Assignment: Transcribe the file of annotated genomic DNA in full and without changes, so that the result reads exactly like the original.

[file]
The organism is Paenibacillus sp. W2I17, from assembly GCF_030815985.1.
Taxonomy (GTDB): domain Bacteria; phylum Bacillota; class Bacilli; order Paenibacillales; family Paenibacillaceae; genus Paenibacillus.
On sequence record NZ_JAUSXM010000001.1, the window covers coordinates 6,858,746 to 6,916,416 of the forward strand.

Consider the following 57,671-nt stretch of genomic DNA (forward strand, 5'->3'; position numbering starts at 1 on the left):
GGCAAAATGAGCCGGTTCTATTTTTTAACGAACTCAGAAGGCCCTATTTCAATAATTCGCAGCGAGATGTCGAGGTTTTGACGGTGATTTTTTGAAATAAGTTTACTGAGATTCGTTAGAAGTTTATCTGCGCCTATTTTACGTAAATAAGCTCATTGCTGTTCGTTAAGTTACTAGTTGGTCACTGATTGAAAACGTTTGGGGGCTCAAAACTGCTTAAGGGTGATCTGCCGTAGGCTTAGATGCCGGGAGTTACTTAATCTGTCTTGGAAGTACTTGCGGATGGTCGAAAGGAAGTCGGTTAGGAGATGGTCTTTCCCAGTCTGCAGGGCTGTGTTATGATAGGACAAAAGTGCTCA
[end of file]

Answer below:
The organism is Paenibacillus sp. W2I17, from assembly GCF_030815985.1.
Taxonomy (GTDB): domain Bacteria; phylum Bacillota; class Bacilli; order Paenibacillales; family Paenibacillaceae; genus Paenibacillus.
On sequence record NZ_JAUSXM010000001.1, the window covers coordinates 6,858,746 to 6,916,416 of the forward strand.

Consider the following 57,671-nt stretch of genomic DNA (forward strand, 5'->3'; position numbering starts at 1 on the left):
GGCAAAATGAGCCGGTTCTATTTTTTAACGAACTCAGAAGGCCCTATTTCAATAATTCGCAGCGAGATGTCGAGGTTTTGACGGTGATTTTTTGAAATAAGTTTACTGAGATTCGTTAGAAGTTTATCTGCGCCTATTTTACGTAAATAAGCTCATTGCTGTTCGTTAAGTTACTAGTTGGTCACTGATTGAAAACGTTTGGGGGCTCAAAACTGCTTAAGGGTGATCTGCCGTAGGCTTAGATGCCGGGAGTTACTTAATCTGTCTTGGAAGTACTTGCGGATGGTCGAAAGGAAGTCGGTTAGGAGATGGTCTTTCCCAGTCTGCAGGGCTGTGTTATGATAGGACAAAAGTGCTCA